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Journal of Official Statistics

The Journal of Statistics Sweden

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Sampling Nomads: A New Technique for Remote, Hard-to-Reach, and Mobile Populations

1World Bank – Development Economics Research Group, 1818 H St. NW Washington District of Columbia 20433, U.S.A.

2Institute for Employment Research, Nuremberg, Germany.

3World Bank – Development Economics Research Group, Washington, District of Columbia, U.S.A.

© by Kristen Himelein. This article is distributed under the terms of the Creative Commons Attribution Non-Commercial License, which permits unrestricted non-commercial use, distribution, and reproduction in any medium, provided the original work is properly cited. (CC BY-NC-ND 3.0)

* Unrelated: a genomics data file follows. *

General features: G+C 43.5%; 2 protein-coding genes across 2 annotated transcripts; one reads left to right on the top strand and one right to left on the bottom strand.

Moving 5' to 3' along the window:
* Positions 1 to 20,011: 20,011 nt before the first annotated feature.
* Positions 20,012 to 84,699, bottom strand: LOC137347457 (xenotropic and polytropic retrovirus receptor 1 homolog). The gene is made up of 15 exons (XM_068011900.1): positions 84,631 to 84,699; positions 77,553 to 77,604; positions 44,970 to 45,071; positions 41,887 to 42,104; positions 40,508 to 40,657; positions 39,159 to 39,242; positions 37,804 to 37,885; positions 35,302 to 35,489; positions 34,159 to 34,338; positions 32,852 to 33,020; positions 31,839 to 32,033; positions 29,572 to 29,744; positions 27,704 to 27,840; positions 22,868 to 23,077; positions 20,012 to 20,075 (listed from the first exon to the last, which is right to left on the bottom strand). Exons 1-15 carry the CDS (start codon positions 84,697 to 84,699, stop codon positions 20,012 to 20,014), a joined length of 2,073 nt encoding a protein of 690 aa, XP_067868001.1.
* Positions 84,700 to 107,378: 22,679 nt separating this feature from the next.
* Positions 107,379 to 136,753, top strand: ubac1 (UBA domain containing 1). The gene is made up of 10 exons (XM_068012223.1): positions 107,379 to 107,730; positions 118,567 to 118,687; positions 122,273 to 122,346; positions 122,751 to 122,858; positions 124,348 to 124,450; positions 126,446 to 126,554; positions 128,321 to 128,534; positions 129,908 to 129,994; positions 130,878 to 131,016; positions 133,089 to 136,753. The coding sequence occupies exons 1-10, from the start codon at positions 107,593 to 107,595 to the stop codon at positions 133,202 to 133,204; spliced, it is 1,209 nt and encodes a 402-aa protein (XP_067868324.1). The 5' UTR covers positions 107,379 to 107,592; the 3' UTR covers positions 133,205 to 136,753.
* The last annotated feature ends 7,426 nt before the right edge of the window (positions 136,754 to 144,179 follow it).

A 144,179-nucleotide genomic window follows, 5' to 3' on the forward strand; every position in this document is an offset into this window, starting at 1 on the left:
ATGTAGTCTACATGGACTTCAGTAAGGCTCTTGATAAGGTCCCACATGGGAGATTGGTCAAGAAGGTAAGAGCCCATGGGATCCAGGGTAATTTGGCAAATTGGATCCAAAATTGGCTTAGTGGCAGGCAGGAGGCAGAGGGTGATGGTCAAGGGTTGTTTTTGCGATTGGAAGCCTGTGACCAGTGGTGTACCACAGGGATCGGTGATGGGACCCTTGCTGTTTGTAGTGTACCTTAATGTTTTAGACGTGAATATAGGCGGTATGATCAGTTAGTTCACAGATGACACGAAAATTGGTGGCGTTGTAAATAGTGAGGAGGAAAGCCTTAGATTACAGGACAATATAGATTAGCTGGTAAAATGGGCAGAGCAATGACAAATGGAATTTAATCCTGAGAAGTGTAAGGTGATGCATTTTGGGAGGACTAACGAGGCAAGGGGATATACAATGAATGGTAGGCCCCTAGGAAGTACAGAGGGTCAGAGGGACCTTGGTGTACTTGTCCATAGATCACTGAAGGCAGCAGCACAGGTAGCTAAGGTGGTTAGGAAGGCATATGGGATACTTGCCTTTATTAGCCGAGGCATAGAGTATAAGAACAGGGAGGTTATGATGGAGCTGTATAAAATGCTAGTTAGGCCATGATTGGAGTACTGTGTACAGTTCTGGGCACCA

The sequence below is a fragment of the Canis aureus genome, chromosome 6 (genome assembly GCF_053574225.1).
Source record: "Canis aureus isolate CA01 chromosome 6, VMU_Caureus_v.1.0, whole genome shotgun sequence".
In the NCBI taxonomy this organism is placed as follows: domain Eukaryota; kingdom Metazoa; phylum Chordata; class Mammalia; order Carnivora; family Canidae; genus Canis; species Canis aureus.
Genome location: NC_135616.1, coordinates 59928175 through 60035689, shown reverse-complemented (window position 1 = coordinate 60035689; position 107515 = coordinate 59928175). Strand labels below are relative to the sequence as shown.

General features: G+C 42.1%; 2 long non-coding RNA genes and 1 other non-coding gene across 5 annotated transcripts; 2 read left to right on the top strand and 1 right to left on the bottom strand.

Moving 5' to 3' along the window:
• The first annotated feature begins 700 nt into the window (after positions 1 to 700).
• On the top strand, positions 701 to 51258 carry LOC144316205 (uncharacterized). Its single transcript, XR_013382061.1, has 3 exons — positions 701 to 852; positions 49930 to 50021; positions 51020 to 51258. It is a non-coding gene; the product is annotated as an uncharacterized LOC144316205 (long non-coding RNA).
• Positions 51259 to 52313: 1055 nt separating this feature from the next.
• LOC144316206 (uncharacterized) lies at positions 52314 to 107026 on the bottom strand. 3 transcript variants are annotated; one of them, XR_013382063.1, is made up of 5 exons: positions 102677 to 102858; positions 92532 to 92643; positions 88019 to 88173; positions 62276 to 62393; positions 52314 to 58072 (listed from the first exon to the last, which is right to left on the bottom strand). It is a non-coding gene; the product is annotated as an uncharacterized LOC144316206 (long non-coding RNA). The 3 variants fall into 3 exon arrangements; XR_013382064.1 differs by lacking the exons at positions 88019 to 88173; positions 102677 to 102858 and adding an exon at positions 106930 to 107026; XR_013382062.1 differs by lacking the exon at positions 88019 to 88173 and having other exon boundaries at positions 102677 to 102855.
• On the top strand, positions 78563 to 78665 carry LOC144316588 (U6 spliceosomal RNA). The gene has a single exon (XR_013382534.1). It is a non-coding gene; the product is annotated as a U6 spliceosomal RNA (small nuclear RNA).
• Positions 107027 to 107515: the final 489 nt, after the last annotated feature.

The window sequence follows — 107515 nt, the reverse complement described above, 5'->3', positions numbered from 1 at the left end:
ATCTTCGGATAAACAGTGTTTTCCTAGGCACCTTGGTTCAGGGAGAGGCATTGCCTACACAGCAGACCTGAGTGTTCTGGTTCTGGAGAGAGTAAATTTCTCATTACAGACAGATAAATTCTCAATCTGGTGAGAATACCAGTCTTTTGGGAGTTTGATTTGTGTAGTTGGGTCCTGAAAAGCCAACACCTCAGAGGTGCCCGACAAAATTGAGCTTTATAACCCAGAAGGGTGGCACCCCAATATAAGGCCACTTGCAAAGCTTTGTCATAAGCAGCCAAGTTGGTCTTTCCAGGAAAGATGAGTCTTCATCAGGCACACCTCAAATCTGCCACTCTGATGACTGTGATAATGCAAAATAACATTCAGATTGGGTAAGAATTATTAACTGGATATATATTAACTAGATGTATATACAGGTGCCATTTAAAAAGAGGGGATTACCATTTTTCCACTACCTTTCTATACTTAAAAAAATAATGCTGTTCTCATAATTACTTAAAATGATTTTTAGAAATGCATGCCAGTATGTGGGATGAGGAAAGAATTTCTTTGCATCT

Citation Information: Journal of Official Statistics. Volume 30, Issue 2, Pages 191–213, ISSN (Online) 2001-7367, DOI: https://doi.org/10.2478/jos-2014-0013, May 2014

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Livestock are an important component of rural livelihoods in developing countries, but data about this source of income and wealth are difficult to collect due to the nomadic and seminomadic nature of many pastoralist populations. Most household surveys exclude those without permanent dwellings, leading to undercoverage. In this study, we explore the use of a random geographic cluster sample (RGCS) as an alternative to the household-based sample. In this design, points are randomly selected and all eligible respondents found inside circles drawn around the selected points are interviewed. This approach should eliminate undercoverage of mobile populations. We present results of an RGCS survey with a total sample size of 784 households to measure livestock ownership in the Afar region of Ethiopia in 2012. We explore the RGCS data quality relative to a recent household survey, and discuss the implementation challenges.

Keywords: GIS; cluster sampling; pastoralists; livestock surveys


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